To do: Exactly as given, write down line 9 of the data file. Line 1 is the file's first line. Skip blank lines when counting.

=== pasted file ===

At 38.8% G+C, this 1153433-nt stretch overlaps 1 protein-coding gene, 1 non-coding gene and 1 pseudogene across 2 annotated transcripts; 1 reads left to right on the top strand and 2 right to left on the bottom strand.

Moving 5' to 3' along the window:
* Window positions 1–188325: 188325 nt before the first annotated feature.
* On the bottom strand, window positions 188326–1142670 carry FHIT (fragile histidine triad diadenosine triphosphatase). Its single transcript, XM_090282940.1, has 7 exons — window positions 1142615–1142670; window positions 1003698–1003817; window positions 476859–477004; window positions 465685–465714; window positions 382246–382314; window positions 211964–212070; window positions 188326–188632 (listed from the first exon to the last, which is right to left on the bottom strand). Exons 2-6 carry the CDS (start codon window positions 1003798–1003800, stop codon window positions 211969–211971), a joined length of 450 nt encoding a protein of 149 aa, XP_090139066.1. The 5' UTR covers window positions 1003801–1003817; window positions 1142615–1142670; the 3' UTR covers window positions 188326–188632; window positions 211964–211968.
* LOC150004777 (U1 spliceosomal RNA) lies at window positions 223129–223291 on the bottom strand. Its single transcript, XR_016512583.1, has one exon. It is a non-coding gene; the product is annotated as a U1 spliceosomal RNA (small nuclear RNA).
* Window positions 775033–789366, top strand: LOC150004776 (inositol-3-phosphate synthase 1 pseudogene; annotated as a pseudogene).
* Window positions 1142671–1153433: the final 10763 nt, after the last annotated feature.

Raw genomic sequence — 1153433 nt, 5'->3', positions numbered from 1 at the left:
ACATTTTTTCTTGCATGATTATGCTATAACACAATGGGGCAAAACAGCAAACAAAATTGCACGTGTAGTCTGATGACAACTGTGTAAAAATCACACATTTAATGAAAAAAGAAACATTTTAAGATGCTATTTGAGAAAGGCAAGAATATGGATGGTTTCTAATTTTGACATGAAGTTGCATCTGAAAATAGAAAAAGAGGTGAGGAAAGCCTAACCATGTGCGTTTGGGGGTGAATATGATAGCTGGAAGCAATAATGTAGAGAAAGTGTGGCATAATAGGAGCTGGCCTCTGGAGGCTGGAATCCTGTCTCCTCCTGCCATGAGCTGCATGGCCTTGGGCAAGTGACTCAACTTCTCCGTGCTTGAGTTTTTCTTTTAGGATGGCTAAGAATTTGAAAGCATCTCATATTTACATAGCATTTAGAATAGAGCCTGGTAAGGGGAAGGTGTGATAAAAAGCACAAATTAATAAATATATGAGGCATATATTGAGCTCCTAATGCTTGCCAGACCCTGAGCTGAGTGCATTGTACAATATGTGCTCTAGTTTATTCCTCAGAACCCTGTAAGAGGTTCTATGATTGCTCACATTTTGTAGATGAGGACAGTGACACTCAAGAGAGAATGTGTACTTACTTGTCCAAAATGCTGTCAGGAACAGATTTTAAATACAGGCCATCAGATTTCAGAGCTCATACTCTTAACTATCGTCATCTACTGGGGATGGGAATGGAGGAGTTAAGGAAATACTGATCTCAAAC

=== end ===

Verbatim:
ACATTTTTTCTTGCATGATTATGCTATAACACAATGGGGCAAAACAGCAAACAAAATTGCACGTGTAGTCTGATGACAACTGTGTAAAAATCACACATTTAATGAAAAAAGAAACATTTTAAGATGCTATTTGAGAAAGGCAAGAATATGGATGGTTTCTAATTTTGACATGAAGTTGCATCTGAAAATAGAAAAAGAGGTGAGGAAAGCCTAACCATGTGCGTTTGGGGGTGAATATGATAGCTGGAAGCAATAATGTAGAGAAAGTGTGGCATAATAGGAGCTGGCCTCTGGAGGCTGGAATCCTGTCTCCTCCTGCCATGAGCTGCATGGCCTTGGGCAAGTGACTCAACTTCTCCGTGCTTGAGTTTTTCTTTTAGGATGGCTAAGAATTTGAAAGCATCTCATATTTACATAGCATTTAGAATAGAGCCTGGTAAGGGGAAGGTGTGATAAAAAGCACAAATTAATAAATATATGAGGCATATATTGAGCTCCTAATGCTTGCCAGACCCTGAGCTGAGTGCATTGTACAATATGTGCTCTAGTTTATTCCTCAGAACCCTGTAAGAGGTTCTATGATTGCTCACATTTTGTAGATGAGGACAGTGACACTCAAGAGAGAATGTGTACTTACTTGTCCAAAATGCTGTCAGGAACAGATTTTAAATACAGGCCATCAGATTTCAGAGCTCATACTCTTAACTATCGTCATCTACTGGGGATGGGAATGGAGGAGTTAAGGAAATACTGATCTCAAAC